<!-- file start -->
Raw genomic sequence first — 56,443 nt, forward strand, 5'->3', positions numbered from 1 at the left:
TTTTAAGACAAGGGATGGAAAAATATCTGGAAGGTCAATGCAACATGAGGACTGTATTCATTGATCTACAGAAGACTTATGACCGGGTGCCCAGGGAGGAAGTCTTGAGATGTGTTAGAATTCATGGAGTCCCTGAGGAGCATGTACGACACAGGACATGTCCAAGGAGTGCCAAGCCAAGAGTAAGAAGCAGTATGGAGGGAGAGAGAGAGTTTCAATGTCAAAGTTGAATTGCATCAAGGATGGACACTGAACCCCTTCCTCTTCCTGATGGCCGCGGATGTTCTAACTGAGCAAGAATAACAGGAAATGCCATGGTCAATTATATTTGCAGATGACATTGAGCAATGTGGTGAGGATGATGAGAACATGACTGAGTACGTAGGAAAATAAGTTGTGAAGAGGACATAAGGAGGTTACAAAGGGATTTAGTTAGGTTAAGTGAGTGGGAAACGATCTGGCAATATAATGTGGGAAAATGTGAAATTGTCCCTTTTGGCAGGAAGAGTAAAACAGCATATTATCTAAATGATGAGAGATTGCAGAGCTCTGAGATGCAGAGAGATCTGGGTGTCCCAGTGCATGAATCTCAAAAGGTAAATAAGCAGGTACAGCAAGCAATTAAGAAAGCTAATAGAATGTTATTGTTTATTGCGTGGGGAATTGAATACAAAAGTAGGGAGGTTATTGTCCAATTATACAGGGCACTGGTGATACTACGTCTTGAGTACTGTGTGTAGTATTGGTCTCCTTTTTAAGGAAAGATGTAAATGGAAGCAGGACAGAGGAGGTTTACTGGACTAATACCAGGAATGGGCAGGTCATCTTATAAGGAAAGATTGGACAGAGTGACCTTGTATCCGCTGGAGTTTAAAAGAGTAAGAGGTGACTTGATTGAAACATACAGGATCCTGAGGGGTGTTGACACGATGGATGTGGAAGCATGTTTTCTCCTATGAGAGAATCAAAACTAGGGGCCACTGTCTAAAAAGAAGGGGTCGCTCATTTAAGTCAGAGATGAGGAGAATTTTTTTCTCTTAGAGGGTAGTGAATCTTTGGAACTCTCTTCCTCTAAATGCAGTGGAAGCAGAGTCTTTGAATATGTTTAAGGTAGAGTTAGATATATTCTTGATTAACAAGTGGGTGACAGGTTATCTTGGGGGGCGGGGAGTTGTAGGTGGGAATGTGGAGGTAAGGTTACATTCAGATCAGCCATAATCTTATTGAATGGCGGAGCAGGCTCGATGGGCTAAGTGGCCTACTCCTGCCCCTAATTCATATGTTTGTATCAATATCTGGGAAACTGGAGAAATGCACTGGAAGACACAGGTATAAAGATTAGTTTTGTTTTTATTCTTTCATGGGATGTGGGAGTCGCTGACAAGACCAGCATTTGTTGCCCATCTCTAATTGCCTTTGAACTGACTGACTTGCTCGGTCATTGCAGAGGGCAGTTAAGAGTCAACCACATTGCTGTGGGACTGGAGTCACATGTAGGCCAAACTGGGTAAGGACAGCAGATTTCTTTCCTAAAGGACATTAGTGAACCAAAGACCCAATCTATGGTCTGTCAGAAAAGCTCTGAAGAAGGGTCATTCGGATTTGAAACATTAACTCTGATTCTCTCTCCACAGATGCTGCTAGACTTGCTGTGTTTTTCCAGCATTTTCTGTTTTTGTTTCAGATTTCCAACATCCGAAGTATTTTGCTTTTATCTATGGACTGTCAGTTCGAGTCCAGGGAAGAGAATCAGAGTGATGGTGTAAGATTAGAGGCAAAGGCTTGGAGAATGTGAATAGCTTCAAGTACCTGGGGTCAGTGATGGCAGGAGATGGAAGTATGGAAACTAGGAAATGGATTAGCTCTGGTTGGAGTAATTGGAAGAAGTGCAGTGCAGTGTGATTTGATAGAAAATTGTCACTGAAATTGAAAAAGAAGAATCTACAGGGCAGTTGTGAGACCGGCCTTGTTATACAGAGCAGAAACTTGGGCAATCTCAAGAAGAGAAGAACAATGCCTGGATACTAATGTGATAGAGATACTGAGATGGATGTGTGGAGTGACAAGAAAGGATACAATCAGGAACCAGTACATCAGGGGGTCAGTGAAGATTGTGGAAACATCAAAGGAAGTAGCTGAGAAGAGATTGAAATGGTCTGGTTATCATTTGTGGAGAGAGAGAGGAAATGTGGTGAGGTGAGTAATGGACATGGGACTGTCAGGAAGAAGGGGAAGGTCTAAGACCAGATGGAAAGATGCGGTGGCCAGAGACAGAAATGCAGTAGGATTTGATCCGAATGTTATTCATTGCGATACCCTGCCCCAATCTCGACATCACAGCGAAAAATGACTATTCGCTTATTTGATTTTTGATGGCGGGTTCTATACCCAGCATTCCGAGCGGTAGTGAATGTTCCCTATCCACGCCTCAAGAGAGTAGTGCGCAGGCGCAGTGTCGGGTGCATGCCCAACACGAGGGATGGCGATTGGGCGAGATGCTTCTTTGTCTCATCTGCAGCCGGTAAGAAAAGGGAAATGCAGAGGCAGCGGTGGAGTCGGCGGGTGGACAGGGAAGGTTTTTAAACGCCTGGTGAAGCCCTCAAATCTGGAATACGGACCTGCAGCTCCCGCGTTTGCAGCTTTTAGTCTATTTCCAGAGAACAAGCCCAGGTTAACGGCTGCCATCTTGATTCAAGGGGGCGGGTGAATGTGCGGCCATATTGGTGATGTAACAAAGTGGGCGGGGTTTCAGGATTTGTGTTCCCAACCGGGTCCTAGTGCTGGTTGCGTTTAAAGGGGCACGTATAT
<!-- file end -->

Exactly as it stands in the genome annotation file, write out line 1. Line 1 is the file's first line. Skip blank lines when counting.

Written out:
Raw genomic sequence first — 56,443 nt, forward strand, 5'->3', positions numbered from 1 at the left: